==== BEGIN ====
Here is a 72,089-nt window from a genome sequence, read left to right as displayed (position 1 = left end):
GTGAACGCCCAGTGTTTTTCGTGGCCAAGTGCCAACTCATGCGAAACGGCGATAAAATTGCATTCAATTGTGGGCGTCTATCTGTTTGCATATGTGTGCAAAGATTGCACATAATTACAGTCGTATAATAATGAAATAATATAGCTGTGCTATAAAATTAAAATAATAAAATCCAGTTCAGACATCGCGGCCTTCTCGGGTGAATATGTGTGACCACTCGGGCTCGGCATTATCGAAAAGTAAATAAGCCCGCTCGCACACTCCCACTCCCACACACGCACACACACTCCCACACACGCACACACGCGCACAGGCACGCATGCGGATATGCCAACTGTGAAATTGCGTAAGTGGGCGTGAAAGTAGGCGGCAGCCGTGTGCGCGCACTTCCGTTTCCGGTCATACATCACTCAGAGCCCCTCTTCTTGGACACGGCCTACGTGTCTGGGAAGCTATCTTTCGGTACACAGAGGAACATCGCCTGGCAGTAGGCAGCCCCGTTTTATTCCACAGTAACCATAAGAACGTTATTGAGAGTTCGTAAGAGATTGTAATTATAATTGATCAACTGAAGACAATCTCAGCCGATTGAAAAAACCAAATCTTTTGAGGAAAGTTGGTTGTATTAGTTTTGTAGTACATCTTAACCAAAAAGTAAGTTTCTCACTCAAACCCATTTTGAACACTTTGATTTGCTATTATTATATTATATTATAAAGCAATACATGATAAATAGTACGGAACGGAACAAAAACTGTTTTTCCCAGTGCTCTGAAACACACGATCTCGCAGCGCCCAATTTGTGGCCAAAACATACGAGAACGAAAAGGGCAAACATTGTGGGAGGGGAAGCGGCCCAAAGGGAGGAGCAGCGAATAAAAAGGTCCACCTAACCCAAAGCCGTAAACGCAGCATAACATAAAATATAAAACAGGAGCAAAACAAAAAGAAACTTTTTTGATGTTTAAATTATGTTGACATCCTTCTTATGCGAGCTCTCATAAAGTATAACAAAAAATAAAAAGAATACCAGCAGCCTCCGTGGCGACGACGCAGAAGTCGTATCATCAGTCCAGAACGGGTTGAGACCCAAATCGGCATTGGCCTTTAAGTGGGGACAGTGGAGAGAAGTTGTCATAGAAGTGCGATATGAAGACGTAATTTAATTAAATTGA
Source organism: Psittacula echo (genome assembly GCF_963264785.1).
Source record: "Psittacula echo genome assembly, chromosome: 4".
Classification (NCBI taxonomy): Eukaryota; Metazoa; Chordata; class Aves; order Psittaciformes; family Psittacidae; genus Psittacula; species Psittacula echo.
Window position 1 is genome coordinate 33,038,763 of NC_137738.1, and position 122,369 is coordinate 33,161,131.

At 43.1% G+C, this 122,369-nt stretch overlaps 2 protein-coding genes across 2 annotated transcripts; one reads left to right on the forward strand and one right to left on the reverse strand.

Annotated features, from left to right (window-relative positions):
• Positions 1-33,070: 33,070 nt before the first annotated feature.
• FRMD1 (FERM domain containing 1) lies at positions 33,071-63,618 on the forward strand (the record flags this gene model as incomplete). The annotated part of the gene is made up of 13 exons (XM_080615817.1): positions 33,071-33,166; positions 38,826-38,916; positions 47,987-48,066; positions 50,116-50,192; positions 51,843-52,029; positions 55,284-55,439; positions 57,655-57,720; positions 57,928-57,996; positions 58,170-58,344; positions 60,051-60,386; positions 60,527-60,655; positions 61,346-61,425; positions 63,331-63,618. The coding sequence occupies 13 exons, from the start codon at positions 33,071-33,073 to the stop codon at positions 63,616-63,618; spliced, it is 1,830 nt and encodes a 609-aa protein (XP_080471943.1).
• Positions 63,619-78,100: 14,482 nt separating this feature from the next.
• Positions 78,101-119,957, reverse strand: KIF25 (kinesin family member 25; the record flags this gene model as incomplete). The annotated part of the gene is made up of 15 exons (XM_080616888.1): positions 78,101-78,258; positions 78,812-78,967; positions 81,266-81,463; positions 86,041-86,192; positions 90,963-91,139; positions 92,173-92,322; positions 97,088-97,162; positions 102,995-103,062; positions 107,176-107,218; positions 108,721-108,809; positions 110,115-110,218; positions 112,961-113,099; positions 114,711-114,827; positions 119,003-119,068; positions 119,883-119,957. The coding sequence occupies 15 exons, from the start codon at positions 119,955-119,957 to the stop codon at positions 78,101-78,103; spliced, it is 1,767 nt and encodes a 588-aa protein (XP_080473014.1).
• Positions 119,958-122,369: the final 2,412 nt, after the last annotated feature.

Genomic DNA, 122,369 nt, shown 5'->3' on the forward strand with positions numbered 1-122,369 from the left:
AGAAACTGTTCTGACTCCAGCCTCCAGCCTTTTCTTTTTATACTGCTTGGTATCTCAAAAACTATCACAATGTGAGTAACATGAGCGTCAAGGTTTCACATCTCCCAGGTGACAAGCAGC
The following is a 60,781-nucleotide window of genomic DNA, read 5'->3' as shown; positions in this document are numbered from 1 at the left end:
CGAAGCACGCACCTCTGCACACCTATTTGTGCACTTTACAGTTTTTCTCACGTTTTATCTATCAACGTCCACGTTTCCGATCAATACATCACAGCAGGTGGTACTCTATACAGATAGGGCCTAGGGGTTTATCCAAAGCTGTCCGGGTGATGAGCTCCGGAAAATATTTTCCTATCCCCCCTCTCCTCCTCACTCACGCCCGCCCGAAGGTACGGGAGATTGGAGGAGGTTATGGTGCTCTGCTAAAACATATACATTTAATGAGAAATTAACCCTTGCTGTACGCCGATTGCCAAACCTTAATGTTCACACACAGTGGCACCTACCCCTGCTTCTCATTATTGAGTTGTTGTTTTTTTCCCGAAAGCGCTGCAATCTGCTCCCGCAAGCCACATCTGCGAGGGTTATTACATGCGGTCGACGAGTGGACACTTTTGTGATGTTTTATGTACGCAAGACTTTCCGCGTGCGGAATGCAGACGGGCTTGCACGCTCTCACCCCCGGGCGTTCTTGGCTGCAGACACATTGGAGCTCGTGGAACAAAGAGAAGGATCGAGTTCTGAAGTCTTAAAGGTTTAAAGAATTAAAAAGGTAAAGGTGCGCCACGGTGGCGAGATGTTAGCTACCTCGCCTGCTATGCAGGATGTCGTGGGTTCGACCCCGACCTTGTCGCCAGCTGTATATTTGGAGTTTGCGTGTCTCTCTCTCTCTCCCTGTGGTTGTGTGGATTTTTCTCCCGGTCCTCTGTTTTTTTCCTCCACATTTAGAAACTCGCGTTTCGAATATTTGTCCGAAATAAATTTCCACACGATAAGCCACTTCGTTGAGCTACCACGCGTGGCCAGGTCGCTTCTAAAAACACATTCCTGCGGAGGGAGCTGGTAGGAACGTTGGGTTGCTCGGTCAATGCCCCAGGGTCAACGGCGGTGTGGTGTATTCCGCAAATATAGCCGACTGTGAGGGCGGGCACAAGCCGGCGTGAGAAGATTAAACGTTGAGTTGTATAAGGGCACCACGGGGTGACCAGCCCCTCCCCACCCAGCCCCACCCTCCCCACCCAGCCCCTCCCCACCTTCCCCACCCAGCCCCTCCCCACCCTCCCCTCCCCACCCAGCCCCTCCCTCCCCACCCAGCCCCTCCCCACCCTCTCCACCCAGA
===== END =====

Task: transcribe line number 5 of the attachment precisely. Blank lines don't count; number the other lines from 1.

Classification (NCBI taxonomy): Eukaryota; Metazoa; Chordata; class Aves; order Psittaciformes; family Psittacidae; genus Psittacula; species Psittacula echo.